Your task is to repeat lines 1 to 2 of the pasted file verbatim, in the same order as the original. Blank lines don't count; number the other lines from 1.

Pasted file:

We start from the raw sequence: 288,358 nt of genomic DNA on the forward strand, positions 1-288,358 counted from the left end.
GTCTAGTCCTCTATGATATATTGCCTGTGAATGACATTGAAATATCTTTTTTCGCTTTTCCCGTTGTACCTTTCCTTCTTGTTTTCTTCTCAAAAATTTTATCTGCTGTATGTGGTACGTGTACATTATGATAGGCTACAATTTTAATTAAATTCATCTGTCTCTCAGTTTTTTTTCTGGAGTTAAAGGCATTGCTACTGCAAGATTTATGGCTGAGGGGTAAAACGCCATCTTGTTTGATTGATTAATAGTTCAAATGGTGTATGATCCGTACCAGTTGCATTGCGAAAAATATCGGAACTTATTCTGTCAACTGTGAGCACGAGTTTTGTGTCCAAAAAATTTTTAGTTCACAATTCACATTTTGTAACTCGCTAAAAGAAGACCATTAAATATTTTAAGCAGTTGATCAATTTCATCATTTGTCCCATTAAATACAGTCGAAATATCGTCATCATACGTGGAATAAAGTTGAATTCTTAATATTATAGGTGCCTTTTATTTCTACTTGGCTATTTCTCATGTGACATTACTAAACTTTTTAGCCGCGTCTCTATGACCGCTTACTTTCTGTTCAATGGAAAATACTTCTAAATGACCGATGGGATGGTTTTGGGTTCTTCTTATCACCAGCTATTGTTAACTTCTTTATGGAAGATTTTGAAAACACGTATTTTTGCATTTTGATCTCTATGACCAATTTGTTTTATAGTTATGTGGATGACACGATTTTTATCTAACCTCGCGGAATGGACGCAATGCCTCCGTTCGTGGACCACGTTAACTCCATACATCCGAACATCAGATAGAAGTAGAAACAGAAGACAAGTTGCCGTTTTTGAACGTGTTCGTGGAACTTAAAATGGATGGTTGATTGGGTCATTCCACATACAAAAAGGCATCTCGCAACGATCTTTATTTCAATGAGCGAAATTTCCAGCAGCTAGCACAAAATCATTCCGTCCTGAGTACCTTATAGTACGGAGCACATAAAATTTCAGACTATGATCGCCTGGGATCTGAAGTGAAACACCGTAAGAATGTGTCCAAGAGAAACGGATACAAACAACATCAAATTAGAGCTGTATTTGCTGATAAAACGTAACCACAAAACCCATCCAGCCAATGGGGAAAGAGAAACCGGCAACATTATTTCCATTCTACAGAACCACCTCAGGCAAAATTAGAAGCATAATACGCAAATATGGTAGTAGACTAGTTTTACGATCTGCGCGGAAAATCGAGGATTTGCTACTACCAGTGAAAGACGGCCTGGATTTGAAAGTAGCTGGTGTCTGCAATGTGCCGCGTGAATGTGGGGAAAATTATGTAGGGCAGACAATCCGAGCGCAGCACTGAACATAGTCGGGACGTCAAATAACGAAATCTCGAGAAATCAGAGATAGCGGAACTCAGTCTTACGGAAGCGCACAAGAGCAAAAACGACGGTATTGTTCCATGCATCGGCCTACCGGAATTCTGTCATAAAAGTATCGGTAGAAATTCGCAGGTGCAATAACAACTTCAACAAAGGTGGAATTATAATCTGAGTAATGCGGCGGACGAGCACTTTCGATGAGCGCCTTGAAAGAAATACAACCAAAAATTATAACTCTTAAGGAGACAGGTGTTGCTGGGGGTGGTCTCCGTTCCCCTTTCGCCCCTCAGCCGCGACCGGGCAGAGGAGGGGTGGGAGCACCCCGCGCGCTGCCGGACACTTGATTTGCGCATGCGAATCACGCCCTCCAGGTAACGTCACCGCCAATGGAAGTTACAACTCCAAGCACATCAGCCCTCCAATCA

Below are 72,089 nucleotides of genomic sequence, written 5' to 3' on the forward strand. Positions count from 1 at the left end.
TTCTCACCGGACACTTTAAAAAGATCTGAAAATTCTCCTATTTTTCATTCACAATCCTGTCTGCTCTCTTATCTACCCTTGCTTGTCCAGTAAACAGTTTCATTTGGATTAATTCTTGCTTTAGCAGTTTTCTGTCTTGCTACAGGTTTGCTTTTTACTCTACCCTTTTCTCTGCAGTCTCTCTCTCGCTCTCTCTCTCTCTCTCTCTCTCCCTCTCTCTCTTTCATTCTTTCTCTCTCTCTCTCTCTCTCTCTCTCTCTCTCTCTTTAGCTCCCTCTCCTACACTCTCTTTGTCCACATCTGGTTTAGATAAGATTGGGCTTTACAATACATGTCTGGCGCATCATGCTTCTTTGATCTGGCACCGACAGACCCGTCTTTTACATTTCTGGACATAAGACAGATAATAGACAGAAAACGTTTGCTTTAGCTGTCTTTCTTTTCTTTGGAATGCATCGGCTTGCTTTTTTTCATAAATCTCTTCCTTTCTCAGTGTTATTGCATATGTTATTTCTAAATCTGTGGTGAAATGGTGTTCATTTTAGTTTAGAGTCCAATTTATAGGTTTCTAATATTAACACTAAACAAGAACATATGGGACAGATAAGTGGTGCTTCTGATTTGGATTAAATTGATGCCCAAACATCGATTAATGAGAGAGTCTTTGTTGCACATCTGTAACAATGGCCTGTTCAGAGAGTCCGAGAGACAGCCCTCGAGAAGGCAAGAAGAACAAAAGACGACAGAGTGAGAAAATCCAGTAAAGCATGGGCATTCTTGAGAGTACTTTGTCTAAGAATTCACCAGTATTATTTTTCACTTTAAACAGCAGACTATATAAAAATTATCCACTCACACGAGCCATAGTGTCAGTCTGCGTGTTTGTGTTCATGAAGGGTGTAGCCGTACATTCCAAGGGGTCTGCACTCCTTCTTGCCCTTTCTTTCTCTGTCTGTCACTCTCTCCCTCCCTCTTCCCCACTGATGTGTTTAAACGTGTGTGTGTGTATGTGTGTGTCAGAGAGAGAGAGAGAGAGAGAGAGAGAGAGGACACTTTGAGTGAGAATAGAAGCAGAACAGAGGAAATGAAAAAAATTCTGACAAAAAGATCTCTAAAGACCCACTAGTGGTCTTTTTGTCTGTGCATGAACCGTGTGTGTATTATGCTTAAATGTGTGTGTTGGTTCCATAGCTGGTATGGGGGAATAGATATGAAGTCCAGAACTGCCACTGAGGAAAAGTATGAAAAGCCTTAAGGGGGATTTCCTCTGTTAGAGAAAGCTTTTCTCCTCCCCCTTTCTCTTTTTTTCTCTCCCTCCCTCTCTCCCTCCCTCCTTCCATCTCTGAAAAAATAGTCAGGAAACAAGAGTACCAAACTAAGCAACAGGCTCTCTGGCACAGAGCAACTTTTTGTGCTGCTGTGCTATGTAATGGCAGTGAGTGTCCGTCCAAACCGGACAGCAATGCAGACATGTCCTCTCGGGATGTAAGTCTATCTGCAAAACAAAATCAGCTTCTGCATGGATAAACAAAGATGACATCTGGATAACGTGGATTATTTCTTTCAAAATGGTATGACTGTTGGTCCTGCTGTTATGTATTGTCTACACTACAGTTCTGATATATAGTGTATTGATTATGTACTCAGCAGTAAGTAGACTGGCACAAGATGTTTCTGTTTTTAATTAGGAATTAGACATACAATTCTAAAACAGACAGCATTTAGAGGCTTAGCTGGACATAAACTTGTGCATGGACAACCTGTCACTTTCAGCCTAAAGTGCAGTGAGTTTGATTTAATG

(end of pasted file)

We start from the raw sequence: 288,358 nt of genomic DNA on the forward strand, positions 1-288,358 counted from the left end.
GTCTAGTCCTCTATGATATATTGCCTGTGAATGACATTGAAATATCTTTTTTCGCTTTTCCCGTTGTACCTTTCCTTCTTGTTTTCTTCTCAAAAATTTTATCTGCTGTATGTGGTACGTGTACATTATGATAGGCTACAATTTTAATTAAATTCATCTGTCTCTCAGTTTTTTTTCTGGAGTTAAAGGCATTGCTACTGCAAGATTTATGGCTGAGGGGTAAAACGCCATCTTGTTTGATTGATTAATAGTTCAAATGGTGTATGATCCGTACCAGTTGCATTGCGAAAAATATCGGAACTTATTCTGTCAACTGTGAGCACGAGTTTTGTGTCCAAAAAATTTTTAGTTCACAATTCACATTTTGTAACTCGCTAAAAGAAGACCATTAAATATTTTAAGCAGTTGATCAATTTCATCATTTGTCCCATTAAATACAGTCGAAATATCGTCATCATACGTGGAATAAAGTTGAATTCTTAATATTATAGGTGCCTTTTATTTCTACTTGGCTATTTCTCATGTGACATTACTAAACTTTTTAGCCGCGTCTCTATGACCGCTTACTTTCTGTTCAATGGAAAATACTTCTAAATGACCGATGGGATGGTTTTGGGTTCTTCTTATCACCAGCTATTGTTAACTTCTTTATGGAAGATTTTGAAAACACGTATTTTTGCATTTTGATCTCTATGACCAATTTGTTTTATAGTTATGTGGATGACACGATTTTTATCTAACCTCGCGGAATGGACGCAATGCCTCCGTTCGTGGACCACGTTAACTCCATACATCCGAACATCAGATAGAAGTAGAAACAGAAGACAAGTTGCCGTTTTTGAACGTGTTCGTGGAACTTAAAATGGATGGTTGATTGGGTCATTCCACATACAAAAAGGCATCTCGCAACGATCTTTATTTCAATGAGCGAAATTTCCAGCAGCTAGCACAAAATCATTCCGTCCTGAGTACCTTATAGTACGGAGCACATAAAATTTCAGACTATGATCGCCTGGGATCTGAAGTGAAACACCGTAAGAATGTGTCCAAGAGAAACGGATACAAACAACATCAAATTAGAGCTGTATTTGCTGATAAAACGTAACCACAAAACCCATCCAGCCAATGGGGAAAGAGAAACCGGCAACATTATTTCCATTCTACAGAACCACCTCAGGCAAAATTAGAAGCATAATACGCAAATATGGTAGTAGACTAGTTTTACGATCTGCGCGGAAAATCGAGGATTTGCTACTACCAGTGAAAGACGGCCTGGATTTGAAAGTAGCTGGTGTCTGCAATGTGCCGCGTGAATGTGGGGAAAATTATGTAGGGCAGACAATCCGAGCGCAGCACTGAACATAGTCGGGACGTCAAATAACGAAATCTCGAGAAATCAGAGATAGCGGAACTCAGTCTTACGGAAGCGCACAAGAGCAAAAACGACGGTATTGTTCCATGCATCGGCCTACCGGAATTCTGTCATAAAAGTATCGGTAGAAATTCGCAGGTGCAATAACAACTTCAACAAAGGTGGAATTATAATCTGAGTAATGCGGCGGACGAGCACTTTCGATGAGCGCCTTGAAAGAAATACAACCAAAAATTATAACTCTTAAGGAGACAGGTGTTGCTGGGGGTGGTCTCCGTTCCCCTTTCGCCCCTCAGCCGCGACCGGGCAGAGGAGGGGTGGGAGCACCCCGCGCGCTGCCGGACACTTGATTTGCGCATGCGAATCACGCCCTCCAGGTAACGTCACCGCCAATGGAAGTTACAACTCCAAGCACATCAGCCCTCCAATCA